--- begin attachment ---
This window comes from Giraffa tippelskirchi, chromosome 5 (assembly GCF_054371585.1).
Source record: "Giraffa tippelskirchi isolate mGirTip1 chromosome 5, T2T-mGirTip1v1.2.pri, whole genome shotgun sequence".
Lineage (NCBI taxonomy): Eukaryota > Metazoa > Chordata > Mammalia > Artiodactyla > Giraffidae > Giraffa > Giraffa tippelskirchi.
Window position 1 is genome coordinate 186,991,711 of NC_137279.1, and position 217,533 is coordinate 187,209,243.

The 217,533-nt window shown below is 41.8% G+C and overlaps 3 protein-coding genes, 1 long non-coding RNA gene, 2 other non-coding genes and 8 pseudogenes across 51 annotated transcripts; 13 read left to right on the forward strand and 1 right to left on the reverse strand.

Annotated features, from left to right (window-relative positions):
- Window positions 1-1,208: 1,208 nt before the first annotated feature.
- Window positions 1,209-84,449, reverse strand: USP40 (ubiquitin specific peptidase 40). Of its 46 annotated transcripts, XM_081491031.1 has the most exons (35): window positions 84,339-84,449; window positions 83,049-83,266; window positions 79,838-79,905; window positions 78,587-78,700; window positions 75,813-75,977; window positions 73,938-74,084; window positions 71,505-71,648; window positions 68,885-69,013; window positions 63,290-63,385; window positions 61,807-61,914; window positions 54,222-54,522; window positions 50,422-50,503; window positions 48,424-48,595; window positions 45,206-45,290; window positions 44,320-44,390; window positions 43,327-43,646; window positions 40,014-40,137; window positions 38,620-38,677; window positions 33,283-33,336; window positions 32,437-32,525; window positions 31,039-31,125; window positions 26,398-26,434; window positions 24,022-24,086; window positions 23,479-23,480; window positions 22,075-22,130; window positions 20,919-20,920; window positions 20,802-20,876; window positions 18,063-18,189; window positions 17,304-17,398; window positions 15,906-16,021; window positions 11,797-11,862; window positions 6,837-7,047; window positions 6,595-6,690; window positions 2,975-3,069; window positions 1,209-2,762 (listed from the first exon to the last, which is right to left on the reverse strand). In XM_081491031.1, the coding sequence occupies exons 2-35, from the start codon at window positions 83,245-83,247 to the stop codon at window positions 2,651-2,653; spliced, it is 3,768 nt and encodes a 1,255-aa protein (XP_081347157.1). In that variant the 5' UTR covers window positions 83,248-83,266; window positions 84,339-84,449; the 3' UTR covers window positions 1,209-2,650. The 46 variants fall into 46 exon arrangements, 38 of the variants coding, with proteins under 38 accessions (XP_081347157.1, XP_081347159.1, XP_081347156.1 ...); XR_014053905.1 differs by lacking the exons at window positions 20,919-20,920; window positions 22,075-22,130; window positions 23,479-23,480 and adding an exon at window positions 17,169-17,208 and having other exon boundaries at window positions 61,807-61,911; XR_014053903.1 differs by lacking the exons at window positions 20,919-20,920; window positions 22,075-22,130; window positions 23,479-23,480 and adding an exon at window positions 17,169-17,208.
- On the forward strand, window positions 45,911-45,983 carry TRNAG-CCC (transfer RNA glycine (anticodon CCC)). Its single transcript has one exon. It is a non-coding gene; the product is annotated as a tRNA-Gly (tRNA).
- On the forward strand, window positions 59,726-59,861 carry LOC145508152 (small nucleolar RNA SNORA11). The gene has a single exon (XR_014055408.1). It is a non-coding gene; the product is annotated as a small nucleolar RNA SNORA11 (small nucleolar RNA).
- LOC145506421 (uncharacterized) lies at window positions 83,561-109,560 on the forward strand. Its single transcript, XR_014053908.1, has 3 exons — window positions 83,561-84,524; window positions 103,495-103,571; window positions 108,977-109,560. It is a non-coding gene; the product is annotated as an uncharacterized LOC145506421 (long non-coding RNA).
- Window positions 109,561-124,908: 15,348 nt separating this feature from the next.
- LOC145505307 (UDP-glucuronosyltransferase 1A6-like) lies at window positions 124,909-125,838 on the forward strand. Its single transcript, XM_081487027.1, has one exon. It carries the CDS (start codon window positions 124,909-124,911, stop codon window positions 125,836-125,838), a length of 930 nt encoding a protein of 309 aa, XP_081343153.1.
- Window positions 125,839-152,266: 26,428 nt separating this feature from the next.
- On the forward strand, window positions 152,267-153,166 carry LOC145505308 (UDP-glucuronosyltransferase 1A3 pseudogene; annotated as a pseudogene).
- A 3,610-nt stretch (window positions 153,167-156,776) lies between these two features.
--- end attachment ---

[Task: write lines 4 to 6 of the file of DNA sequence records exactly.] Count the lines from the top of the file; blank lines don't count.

Window position 1 is genome coordinate 186,991,711 of NC_137279.1, and position 217,533 is coordinate 187,209,243.

The 217,533-nt window shown below is 41.8% G+C and overlaps 3 protein-coding genes, 1 long non-coding RNA gene, 2 other non-coding genes and 8 pseudogenes across 51 annotated transcripts; 13 read left to right on the forward strand and 1 right to left on the reverse strand.

Annotated features, from left to right (window-relative positions):